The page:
To All You Great Beings (Yes, You)

Oct 18, 2023


At the end of my retreats, I always conclude by offering a blessing to the group. It’s inspired by the themes we’ve explored and the unique synergy of the participants.

During a recent retreat, the sentiments that surfaced included a wish to “honor the inner wisdom that’s guiding you toward the great beings you are becoming.”

To my surprise, the group responded with a collective chuckle as if to say, Me? A great being?

The truth was, I wasn’t joking. When I looked at our circle, I saw people dedicated to becoming the most expanded versions of themselves. making their lives meaningful beyond self-interest. and contributing to the greater good. From my perspective, they were on the path toward becoming extraordinary individuals, each in their own way.

I understand that there are many reasons why it can feel uncomfortable to view ourselves as “great beings in the making.” It can seem egotistical or self-important, especially in the yoga community, where many of us might rather be seen as humble and unassuming.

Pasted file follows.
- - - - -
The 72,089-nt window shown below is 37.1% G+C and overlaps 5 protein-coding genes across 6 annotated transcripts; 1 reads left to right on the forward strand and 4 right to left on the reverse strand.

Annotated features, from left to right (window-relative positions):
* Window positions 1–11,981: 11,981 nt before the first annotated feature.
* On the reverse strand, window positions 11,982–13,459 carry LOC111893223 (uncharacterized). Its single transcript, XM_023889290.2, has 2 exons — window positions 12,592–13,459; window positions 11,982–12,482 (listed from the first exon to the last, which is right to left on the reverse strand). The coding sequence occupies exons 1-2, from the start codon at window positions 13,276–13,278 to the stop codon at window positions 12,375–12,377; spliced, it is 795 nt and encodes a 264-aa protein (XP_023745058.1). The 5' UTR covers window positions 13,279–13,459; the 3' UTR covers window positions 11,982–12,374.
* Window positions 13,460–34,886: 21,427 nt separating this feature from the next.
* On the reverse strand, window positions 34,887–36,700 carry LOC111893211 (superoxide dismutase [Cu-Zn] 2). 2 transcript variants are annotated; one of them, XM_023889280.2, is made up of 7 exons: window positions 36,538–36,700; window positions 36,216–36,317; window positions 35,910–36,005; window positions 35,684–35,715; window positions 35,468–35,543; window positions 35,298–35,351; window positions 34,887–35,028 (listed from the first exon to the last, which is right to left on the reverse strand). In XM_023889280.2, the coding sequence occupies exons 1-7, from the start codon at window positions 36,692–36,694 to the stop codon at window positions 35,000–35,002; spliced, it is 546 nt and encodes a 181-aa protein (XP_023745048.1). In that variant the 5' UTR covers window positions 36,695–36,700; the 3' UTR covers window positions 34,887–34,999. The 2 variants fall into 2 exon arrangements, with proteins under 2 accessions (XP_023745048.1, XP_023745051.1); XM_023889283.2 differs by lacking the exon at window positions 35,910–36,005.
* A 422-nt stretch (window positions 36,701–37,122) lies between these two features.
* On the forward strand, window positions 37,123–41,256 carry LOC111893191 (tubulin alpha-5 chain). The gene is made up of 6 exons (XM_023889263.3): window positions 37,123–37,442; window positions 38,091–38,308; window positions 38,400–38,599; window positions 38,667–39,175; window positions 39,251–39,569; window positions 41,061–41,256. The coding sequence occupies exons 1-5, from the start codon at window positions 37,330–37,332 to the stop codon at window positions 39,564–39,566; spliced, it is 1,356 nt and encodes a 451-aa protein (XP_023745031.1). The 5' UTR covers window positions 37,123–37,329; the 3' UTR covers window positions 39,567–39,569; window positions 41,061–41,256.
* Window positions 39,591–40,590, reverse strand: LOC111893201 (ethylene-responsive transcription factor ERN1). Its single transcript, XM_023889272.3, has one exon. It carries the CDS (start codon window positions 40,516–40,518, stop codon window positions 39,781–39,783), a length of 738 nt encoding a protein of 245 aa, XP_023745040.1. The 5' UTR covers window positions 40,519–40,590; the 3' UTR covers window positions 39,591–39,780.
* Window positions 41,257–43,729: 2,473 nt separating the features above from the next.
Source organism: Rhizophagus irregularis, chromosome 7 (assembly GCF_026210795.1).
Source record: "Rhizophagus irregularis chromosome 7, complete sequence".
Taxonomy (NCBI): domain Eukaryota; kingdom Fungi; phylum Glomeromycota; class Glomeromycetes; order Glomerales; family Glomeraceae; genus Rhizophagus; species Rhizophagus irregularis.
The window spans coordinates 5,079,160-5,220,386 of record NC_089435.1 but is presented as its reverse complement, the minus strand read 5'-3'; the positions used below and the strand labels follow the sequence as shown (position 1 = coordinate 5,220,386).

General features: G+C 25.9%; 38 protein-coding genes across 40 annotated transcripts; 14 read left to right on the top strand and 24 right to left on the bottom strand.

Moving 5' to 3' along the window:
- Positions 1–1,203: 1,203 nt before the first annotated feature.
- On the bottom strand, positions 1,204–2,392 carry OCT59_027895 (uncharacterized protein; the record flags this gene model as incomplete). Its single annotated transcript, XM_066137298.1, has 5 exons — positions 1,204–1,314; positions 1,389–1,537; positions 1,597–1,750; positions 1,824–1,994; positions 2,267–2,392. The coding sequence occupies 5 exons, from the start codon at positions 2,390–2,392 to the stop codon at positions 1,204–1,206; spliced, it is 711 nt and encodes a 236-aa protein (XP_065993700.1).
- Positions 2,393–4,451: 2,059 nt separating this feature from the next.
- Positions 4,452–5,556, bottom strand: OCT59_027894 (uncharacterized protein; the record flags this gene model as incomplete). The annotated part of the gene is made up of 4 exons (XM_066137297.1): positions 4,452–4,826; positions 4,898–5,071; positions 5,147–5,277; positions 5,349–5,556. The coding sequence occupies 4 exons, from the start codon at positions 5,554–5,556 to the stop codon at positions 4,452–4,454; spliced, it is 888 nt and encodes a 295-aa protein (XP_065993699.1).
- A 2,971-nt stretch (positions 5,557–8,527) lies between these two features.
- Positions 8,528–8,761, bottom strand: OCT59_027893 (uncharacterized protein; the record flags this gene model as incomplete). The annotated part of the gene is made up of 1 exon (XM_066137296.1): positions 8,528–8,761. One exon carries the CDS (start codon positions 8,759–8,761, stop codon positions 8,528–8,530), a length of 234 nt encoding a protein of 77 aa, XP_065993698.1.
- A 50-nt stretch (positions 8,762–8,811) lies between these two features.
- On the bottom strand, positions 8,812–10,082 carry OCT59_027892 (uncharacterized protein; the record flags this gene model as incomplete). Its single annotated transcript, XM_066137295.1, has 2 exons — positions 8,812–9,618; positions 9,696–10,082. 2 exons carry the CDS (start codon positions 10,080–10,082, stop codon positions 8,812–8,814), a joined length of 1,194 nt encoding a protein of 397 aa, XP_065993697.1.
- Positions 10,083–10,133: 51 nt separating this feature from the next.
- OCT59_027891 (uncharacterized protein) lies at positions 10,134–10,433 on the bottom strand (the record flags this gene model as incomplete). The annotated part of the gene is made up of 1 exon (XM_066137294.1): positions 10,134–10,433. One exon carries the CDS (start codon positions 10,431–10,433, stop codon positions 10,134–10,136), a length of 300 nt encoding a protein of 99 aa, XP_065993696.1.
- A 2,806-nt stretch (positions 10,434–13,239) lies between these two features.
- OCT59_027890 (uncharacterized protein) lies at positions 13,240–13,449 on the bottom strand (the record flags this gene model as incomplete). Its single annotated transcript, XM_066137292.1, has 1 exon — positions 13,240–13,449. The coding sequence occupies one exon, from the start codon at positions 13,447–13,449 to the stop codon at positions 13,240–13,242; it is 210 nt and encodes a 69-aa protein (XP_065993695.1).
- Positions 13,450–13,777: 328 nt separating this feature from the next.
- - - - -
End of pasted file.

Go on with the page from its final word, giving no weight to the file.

Yet does it really benefit us, and the world, to limit ourselves?

One of the most vital aspects of an introspective yoga practice is that it reconnects us with our innate goodness. In doing so, it invites us to open to the possibility of our greatness, not to inflate our ego, but to step into our true nature as seen by yoga.

Through meditation and contemplative practices, we awaken and cultivate what's known in the Buddhist tradition as our Bodhichitta. This is the soul’s desire to act for the welfare of all beings, the impulse that motivates us to gain wisdom and deepen compassion - what Joanna Macy refers to as “the mind of love.”

In yoga, this inclination is seen as a natural outcome of connecting with our inner Self, the core of pure consciousness residing within us as our deepest essence, which is of the nature of love.

At a time when many of us are faced with questions that have no easy answer, the willingness to embrace our inner greatness can be the starting point for sitting with pain, confusion, sadness, anger, and heartbreak. It can bring the clarity from which we can examine the conditioned responses that block its benevolent expression with honesty and courage.

By doing so, we see that yoga isn’t about escaping from the complexities of these times, but rather a way to fortify ourselves to face the challenges.

From this perspective, stepping into our greatness isn’t so much about who we are as individuals, but how we can bring our best to the world.


Read more from the Beyond Asana blog